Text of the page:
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Re: All of the tenants except Mr. Baumgardner and she intends on [#permalink]

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24 Mar 2012, 05:31
Here Subject All OF the tenants is in objective case so clause after and should also have subject in objective case for parallelism

D
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Re: All of the tenants except Mr. Baumgardner and she intends on [#permalink]

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25 Mar 2012, 02:03
still confused with the correct answer. OA looking awkward.
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Re: All of the tenants except Mr. Baumgardner and she intends on [#permalink]

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26 Mar 2012, 12:16
Good question. You can't really make out the intention of the speaker from the original sentence. When we read the options we can make out that the intention is to suggest that everyone except Mrs X and her (mrs Y) intend to install deadbolts. the "and" makes it a plural subject necessitating a verb in plural form ie (intend instead of intends) and the correct idiom is "intend to" leading us to option D, which I believe to be correct.
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Re: All of the tenants except Mr. Baumgardner and she intends on [#permalink]

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26 Mar 2012, 12:57
I would Also go with D,

Look at it this way....

All the people including HE/HIM are coming to the party.
All the people except He/Him are coming to the party.

In first one Him is correct , so is Him in second also. in both the sentence Him is the object and not the subject of the sentence.
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Re: All of the tenants except Mr. Baumgardner and she intends on [#permalink]

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14 Feb 2016, 21:46
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Re: All of the tenants except Mr. Baumgardner and she intends on [#permalink]

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18 Feb 2016, 20:29
I also go with E. I think that you really need that she before that verb otherwise it wouldnt be a Clear reference.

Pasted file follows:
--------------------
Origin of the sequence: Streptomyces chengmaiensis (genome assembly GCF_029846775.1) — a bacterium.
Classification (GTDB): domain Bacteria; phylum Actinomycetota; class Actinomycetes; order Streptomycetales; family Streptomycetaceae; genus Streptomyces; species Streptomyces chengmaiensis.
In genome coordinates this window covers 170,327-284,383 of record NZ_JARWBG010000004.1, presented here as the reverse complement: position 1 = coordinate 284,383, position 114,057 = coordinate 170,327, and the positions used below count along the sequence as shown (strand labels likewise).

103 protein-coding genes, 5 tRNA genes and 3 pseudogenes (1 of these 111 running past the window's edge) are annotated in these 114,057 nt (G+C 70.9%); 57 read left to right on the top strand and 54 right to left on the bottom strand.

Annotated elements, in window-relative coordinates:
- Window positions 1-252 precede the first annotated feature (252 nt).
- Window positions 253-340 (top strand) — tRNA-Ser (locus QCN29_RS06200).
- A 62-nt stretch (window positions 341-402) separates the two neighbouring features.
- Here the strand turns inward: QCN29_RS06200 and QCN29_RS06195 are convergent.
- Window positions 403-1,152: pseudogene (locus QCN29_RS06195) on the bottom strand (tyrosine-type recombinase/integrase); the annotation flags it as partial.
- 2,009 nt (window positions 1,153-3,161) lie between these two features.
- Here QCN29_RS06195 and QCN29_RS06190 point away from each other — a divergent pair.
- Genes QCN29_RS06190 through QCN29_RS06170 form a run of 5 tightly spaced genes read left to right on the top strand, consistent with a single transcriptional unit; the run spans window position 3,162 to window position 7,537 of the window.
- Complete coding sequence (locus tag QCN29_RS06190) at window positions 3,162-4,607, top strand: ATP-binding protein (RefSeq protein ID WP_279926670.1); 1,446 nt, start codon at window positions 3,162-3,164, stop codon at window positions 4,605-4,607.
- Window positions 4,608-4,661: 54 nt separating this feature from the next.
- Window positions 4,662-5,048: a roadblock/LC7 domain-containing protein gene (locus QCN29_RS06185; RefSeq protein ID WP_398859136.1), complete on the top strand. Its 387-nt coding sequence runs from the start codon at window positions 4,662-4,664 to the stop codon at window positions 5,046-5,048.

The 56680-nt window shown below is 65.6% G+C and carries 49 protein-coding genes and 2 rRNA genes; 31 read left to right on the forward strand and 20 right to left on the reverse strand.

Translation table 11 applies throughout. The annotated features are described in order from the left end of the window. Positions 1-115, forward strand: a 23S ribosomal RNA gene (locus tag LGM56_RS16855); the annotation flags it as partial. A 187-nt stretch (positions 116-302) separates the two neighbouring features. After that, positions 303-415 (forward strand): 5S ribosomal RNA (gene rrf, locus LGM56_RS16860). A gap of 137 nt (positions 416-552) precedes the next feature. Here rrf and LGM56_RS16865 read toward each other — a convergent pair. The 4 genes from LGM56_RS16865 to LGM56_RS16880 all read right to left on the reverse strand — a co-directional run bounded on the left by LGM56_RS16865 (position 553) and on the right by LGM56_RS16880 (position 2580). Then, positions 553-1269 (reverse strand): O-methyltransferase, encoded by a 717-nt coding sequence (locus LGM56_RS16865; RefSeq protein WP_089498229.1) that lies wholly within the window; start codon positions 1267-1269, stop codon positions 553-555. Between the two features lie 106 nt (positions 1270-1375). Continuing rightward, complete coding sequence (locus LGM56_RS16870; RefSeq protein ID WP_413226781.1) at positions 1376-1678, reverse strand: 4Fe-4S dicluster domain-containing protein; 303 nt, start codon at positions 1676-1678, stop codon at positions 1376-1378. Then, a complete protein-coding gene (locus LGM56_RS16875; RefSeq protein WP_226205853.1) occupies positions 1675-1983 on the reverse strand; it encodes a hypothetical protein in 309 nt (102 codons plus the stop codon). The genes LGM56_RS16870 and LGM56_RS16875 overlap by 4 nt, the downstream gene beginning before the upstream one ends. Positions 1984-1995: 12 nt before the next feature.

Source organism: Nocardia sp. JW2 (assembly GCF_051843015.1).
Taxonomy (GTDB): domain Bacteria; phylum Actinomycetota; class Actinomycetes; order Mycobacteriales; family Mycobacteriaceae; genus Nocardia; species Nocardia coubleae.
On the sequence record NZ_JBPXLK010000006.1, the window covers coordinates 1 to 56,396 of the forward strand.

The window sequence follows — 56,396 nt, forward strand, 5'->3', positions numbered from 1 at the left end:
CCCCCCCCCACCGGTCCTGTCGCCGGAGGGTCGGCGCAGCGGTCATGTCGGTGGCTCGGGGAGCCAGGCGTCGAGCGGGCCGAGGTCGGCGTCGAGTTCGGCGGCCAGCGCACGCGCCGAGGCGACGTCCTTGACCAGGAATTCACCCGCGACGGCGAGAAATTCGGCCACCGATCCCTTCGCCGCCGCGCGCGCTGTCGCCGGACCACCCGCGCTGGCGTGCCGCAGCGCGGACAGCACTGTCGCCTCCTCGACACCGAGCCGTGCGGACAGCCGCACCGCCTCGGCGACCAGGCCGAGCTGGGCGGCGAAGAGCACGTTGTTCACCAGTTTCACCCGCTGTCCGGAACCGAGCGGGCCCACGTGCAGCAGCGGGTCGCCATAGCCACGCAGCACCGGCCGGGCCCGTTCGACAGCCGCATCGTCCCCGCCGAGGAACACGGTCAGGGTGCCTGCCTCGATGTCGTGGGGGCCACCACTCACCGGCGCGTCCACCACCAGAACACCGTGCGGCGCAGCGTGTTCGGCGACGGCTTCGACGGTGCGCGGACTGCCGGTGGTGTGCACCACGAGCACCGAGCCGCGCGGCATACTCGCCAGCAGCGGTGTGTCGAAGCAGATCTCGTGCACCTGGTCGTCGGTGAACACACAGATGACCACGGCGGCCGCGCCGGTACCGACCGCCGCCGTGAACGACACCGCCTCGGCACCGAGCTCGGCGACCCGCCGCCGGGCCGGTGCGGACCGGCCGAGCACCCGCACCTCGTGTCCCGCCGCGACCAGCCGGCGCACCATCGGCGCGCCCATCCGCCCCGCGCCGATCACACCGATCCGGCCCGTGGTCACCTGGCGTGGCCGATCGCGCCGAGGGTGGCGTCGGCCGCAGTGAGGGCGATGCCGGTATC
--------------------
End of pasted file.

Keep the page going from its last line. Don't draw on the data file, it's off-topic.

Could somebody please give the OA?
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Re: All of the tenants except Mr. Baumgardner and she intends on [#permalink]

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19 Feb 2016, 14:10
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rodbarre wrote:
I also go with E. I think that you really need that she before that verb otherwise it wouldnt be a Clear reference.

Could somebody please give the OA?

rodbarre

The concept of object/subject pronouns can be very tricky at times. However if we remember that there are 3 types of objects, direct object, indirect object and object of preposition, then the complications can sometimes be handled effectively.

Here except is a preposition and Mr. Baumgardner and the lady ( whoever she is) are the objects of the preposition except. Hence to refer to the lady, we should use the object form, i.e. her.

All the tenants (subject) except Mr. Baumgardner and her (objects of preposition) intend (verb of the subject, not of the objects of preposition) to install.

D is correct.

The above confusion may arise when using comparison than. Depending on the meaning, both the subject and the object forms can be used alongwith the comparison than .

I love chocolate more than she (does)... subject pronoun.
I love chocolate more than her......object pronoun.

But when used with prepositions, the object form is almost always correct.
Re: All of the tenants except Mr. Baumgardner and she intends on   [#permalink] 19 Feb 2016, 14:10